What is Myki? Myki is a card that can be used for trains, trams and buses. You can order Myki if you are eligible for concession (means you pay cheaper) though your university’s portal. Currently, international undergraduate students are eligible for concession (except those who receive Australia Award). Check here or in your university’s page.

b. Second, open your bank accounts (banks in Australia) and make sure you opt to be able to access it online. Choose debit card or bank book (debit is definitely more useful, in my case I can pay things in supermarkets by tapping it to a machine; the system is called PayPass – but check with your bank) and if necessary order credit card from your bank. There are several banks in Australia but I will recommend Commonwealth Bank or NAB because they have branches in Indonesia.

c. Order OSHC card to be delivered to your address and report to your university that you have arrived (depends on your university and course as well as the instructions for you specifically, of course).

d. Third, SIM Card for phone. This is important for us, right?

There are several major providers such as Vodafone, Optus, Telstra, Virgin Mobile, and smaller ones such as LycaMobile at Melbourne Central or other stores or at your campus centre, Melbourne CBD or even at the Melbourne Tullamarine airport. I use Optus but most Indonesians that I know use Vodafone because a friend told me that they receive a free credit per month to call their parents in Indonesia. No endorsement here. You’d better compare each one’s plan to decide, I think. You can use this site to compare.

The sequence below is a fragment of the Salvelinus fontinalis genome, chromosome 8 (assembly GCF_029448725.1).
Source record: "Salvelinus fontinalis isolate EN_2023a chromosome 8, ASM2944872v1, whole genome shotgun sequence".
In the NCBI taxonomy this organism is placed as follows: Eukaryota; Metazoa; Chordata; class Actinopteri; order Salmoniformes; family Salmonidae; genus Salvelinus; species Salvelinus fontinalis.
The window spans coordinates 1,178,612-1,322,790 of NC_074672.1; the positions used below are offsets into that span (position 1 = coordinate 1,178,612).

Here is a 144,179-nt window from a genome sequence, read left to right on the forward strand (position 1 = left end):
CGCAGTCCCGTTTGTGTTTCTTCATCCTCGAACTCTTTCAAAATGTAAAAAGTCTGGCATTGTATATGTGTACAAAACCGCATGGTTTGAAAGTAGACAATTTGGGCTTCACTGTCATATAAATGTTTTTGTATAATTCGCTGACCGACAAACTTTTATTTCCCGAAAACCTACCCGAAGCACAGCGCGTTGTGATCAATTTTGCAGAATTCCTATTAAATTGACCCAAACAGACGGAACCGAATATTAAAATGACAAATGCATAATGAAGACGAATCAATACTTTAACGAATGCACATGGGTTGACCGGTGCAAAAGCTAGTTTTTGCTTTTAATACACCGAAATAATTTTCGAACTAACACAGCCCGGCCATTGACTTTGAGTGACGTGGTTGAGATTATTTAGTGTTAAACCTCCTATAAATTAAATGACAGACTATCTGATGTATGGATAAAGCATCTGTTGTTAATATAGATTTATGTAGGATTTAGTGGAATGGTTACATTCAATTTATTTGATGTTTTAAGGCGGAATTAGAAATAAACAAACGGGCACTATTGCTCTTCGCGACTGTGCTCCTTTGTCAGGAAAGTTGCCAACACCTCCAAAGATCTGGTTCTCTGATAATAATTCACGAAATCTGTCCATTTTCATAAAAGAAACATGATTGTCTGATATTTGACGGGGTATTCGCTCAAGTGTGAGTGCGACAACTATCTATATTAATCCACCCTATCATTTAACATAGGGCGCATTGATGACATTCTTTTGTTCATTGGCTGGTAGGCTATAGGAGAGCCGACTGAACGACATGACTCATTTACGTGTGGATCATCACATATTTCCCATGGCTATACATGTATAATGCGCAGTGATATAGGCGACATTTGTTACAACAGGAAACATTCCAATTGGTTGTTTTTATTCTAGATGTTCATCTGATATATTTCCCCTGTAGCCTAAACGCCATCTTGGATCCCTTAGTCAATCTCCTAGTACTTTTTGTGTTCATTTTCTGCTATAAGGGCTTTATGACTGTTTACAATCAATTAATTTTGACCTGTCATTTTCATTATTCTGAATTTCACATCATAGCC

Plan or no Plan? Pre-paid or Post-paid?

Most of us will probably know about pre-paid or post-paid. Plan means that there is a restricted time for us to be attached to a certain provider (usually minimum 2 years) and usually comes with a new device.

e. About Food. When I first arrived in Australia, I was shocked of the prices! It’s $10 minimum-$20 for a meal! But, there are some more affordable options.

Surprise: Sushi for sale – several dollars for 3 sushis, after 3pm at Momo Sushi near Melbourne University (660 Swanston Street, Carlton, Melbourne).

Some recommended restaurants for students are:

– Don Don (198 Little Lonsdale Street, Melbourne CBD) or Don Tojo (164 Cardigan Street, Carlton, Melbourne).

–   Mr Kitchen (313-315 Swanston Street, Melbourne CBD).

–   For more recommendations, check here.

Of course it is cheaper to cook. You can shop for groceries at Woolsworth or Coles supermarkets. Aldi supermarket is of course much cheaper because they have their own brands.

f. Shopping for pans, pots, lamps, electronics, etc.? Try BigW stores or Kmart or even IKEA or Target.

g. Report yourself to the Consulate General of Indonesia. Many of Indonesian students do not do it then regretted it later. Do it as soon as possible! The Consulate do come to universities sometimes on some events.

Address: 72 Queens Road, Melbourne, VIC 3004

h. Download Phone Apps! An article about useful phone apps will be available next month (July 2015).